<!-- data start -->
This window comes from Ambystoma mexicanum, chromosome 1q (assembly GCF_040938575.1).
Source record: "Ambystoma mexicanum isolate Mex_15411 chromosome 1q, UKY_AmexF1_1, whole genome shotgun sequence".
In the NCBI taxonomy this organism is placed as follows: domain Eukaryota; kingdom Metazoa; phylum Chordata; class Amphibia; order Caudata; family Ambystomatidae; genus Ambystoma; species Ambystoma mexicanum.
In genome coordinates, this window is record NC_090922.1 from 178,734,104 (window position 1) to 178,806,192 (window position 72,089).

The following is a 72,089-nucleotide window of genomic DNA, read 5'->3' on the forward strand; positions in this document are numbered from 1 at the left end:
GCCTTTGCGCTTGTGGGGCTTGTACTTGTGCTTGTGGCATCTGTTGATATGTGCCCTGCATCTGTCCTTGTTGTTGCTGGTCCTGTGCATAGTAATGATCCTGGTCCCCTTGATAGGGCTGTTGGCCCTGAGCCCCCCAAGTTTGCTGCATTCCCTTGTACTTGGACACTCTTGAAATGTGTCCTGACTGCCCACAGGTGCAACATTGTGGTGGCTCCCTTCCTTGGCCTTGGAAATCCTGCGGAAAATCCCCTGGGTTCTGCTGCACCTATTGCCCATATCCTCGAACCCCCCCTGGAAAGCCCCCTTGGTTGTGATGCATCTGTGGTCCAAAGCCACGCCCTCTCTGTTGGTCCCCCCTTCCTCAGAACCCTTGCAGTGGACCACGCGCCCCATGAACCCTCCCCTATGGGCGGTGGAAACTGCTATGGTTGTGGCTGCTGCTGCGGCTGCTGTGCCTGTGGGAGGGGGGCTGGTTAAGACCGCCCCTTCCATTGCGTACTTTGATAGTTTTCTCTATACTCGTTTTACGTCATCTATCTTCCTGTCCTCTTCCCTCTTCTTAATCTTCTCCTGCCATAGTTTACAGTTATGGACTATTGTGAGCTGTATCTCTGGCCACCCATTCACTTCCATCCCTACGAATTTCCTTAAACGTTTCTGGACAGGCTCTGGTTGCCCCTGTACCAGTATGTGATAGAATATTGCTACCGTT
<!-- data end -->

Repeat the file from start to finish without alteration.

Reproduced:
This window comes from Ambystoma mexicanum, chromosome 1q (assembly GCF_040938575.1).
Source record: "Ambystoma mexicanum isolate Mex_15411 chromosome 1q, UKY_AmexF1_1, whole genome shotgun sequence".
In the NCBI taxonomy this organism is placed as follows: domain Eukaryota; kingdom Metazoa; phylum Chordata; class Amphibia; order Caudata; family Ambystomatidae; genus Ambystoma; species Ambystoma mexicanum.
In genome coordinates, this window is record NC_090922.1 from 178,734,104 (window position 1) to 178,806,192 (window position 72,089).

The following is a 72,089-nucleotide window of genomic DNA, read 5'->3' on the forward strand; positions in this document are numbered from 1 at the left end:
GCCTTTGCGCTTGTGGGGCTTGTACTTGTGCTTGTGGCATCTGTTGATATGTGCCCTGCATCTGTCCTTGTTGTTGCTGGTCCTGTGCATAGTAATGATCCTGGTCCCCTTGATAGGGCTGTTGGCCCTGAGCCCCCCAAGTTTGCTGCATTCCCTTGTACTTGGACACTCTTGAAATGTGTCCTGACTGCCCACAGGTGCAACATTGTGGTGGCTCCCTTCCTTGGCCTTGGAAATCCTGCGGAAAATCCCCTGGGTTCTGCTGCACCTATTGCCCATATCCTCGAACCCCCCCTGGAAAGCCCCCTTGGTTGTGATGCATCTGTGGTCCAAAGCCACGCCCTCTCTGTTGGTCCCCCCTTCCTCAGAACCCTTGCAGTGGACCACGCGCCCCATGAACCCTCCCCTATGGGCGGTGGAAACTGCTATGGTTGTGGCTGCTGCTGCGGCTGCTGTGCCTGTGGGAGGGGGGCTGGTTAAGACCGCCCCTTCCATTGCGTACTTTGATAGTTTTCTCTATACTCGTTTTACGTCATCTATCTTCCTGTCCTCTTCCCTCTTCTTAATCTTCTCCTGCCATAGTTTACAGTTATGGACTATTGTGAGCTGTATCTCTGGCCACCCATTCACTTCCATCCCTACGAATTTCCTTAAACGTTTCTGGACAGGCTCTGGTTGCCCCTGTACCAGTATGTGATAGAATATTGCTACCGTT